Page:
Disney Channel’s successful live-action comedy series Raven’s Home continues its fourth season March 19 with new episodes executive-produced by veteran Warren Hutcherson. Hutcherson — who took over production of season four in 2019 after the untimely death of Eunetta Boone, season three’s executive producer — has kept the show among Disney’s most watched and co-viewed shows, with a mix of comedic and family-oriented storylines revolving around series star Raven-Symoné. Hutcherson, whose career spans from performing standup comedy in New York in the 1980s to writing for such shows as Saturday Night Live, The Bernie Mac Show and Living Single, spoke with MCN senior content producer R. Thomas Umstead about making the switch to writing kids-targeted programming and the opportunities for writers and producers in a multiplatform television environment.
You’ve previously worked on successful adult-targeted comedy series, so how difficult was it to adjust to writing for a younger target audience? I didn’t feel like it was that big of an adjustment. Most of the shows that I’ve worked on in my opinion are family shows. Obviously, there were subjects that Disney was not going to tackle, but it’s pretty much the same.
How was your experience working with Raven-Symoné, and are you surprised that she and the show continue to connect with viewers? Not at all. Raven is very professional. Throughout her career she learned all the right lessons as far as being in front of the camera, and she was really eager to learn about what happens behind the camera. She had a vision of what she wanted to do, and I was fortunate because she had a lot to do with the decision of me stepping into the leadership position at the show. We both said, ‘Let’s achieve as much as we can with the show,’ and I’m always going to respect her for that.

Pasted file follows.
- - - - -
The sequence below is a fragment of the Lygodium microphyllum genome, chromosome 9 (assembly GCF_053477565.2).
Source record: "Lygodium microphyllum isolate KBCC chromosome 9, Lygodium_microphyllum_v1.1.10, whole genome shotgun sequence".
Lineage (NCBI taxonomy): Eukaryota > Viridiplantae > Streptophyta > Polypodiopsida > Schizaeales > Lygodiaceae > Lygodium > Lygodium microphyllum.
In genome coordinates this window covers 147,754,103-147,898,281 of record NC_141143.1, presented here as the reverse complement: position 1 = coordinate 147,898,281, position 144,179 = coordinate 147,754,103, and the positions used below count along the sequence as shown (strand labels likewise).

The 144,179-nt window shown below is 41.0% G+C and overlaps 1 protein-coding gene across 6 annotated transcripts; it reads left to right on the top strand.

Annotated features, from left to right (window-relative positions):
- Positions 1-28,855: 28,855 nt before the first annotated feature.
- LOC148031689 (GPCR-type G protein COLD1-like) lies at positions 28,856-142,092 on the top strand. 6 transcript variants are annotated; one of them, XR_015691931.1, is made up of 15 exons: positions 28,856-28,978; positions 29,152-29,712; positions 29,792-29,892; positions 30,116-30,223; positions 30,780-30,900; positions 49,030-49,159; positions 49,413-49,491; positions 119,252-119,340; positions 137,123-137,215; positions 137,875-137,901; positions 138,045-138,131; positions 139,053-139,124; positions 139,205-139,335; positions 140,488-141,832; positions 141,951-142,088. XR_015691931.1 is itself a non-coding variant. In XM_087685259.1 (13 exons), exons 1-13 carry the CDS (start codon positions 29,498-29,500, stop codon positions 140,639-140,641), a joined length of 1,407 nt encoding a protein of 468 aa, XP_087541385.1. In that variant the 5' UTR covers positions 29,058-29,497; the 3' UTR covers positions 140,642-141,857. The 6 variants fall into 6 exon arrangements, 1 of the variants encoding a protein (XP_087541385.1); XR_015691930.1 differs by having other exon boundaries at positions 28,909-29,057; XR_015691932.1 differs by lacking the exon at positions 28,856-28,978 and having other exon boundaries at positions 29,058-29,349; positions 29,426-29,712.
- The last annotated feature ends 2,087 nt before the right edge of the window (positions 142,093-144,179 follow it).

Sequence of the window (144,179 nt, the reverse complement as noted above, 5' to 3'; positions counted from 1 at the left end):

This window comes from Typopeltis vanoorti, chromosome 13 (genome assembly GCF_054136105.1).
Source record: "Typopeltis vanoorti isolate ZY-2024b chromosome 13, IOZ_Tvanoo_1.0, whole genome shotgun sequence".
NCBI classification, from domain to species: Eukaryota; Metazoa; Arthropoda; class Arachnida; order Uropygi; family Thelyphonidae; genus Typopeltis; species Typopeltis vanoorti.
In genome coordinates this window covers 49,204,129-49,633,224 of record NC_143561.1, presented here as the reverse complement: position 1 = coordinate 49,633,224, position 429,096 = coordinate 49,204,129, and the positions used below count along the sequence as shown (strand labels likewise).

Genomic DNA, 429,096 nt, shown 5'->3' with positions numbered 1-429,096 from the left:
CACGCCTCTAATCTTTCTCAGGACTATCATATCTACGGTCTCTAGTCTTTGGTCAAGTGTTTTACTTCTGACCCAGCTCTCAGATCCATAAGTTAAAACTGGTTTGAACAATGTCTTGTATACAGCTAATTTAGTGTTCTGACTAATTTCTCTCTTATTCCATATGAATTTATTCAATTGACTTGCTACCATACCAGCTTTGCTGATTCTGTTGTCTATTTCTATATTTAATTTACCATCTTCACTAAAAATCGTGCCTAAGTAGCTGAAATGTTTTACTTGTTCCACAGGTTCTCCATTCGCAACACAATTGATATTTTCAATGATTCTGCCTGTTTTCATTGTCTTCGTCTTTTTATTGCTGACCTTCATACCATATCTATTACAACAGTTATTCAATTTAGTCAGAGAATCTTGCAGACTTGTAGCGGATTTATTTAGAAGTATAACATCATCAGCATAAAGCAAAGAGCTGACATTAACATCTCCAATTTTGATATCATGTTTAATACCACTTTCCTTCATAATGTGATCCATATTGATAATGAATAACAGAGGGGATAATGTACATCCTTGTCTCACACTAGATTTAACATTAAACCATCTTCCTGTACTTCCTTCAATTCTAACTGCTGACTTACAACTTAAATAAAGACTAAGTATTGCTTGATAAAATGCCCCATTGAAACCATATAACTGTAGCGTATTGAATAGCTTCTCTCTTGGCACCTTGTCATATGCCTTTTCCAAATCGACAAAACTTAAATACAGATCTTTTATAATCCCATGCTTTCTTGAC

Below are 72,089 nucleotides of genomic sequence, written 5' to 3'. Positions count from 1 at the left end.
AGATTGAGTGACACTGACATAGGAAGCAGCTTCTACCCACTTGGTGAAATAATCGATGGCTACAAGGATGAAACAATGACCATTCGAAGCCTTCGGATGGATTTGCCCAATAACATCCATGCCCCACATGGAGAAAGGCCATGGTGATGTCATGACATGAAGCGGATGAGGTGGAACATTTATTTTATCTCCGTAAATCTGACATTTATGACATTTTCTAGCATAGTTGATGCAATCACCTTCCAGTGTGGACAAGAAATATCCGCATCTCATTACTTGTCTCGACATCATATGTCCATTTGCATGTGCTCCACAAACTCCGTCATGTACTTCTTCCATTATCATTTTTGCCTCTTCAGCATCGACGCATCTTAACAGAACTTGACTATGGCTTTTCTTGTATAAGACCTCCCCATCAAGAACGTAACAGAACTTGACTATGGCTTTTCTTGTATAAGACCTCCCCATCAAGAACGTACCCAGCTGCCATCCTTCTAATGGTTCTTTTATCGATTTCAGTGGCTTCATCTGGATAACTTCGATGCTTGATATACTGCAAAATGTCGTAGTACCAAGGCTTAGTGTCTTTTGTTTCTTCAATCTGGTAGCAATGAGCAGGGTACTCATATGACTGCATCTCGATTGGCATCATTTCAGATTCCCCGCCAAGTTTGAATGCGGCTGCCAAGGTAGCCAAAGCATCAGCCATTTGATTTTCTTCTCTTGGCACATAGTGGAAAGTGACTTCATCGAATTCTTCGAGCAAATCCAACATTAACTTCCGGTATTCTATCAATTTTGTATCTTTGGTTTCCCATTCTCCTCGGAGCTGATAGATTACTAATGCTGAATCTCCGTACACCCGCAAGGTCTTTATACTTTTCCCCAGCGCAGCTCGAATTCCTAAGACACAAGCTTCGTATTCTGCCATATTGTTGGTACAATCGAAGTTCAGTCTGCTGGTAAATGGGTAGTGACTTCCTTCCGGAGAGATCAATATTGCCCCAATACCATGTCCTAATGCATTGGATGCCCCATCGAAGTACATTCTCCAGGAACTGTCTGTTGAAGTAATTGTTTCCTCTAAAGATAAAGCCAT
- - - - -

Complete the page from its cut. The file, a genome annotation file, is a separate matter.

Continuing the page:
All time favorite TV show? There’s a tie for first place: Barney Miller and The Bernie Mac Show.
Favorite podcast? The Joe Rogan Experience.
Vacation bucket destination? The Maldives, although I think it’s sinking.
Books on your nightstand? It Was All a Lie: How theRepublican Party Became Donald Trump by Stuart Stevens; Letters to a Young Poet by Rainer Maria Wilkie.
Shows on your must watch list? Speechless and Superstore.
From a producer’s standpoint, is this the best time to be in the business given the emerging content distribution platforms available? I think this is the best time to break into the industry. Back in the day, you would write a script and hope somebody read it. You had to show value to people who had some kind of connection in the business, and I feel those days are gone. Today, you could be 12 years old and start a YouTube channel, and if it turns into something huge, the industry will come to you. There are so many platforms available now that if you really want to get your voice out, then you can. If people are really compelled by that voice, then the money tree will shake in your direction.
African-Americans are increasing their industry presence both in front of and behind the camera. Having experienced similar periods where Black content was popular only to eventually fall out of favor with distributors, do you think the current industry momentum is sustainable? It’s a really good question. If you look at the ’90s, that was true: They made a lot of Black shows and then they stopped. So there’s a sort of cyclical thing that happened in the industry up to now. What I do like now that makes me think that things might be changing is that you have a few more Black creators higher up in the food chain. That creates a situation where there’s going to be some consistent storytelling. But I’m also a realist. What I want to see is consistent good storytelling. I don’t want to see a Black version of Gilligan’s Island.
Where do you see yourself in the next five years? I’ve been so enthusiastic about being a father that I really hadn’t thought about it. The one thing I’ve been thinking about is doing a one-man [stage] show. Or I could write a show and do it on YouTube.
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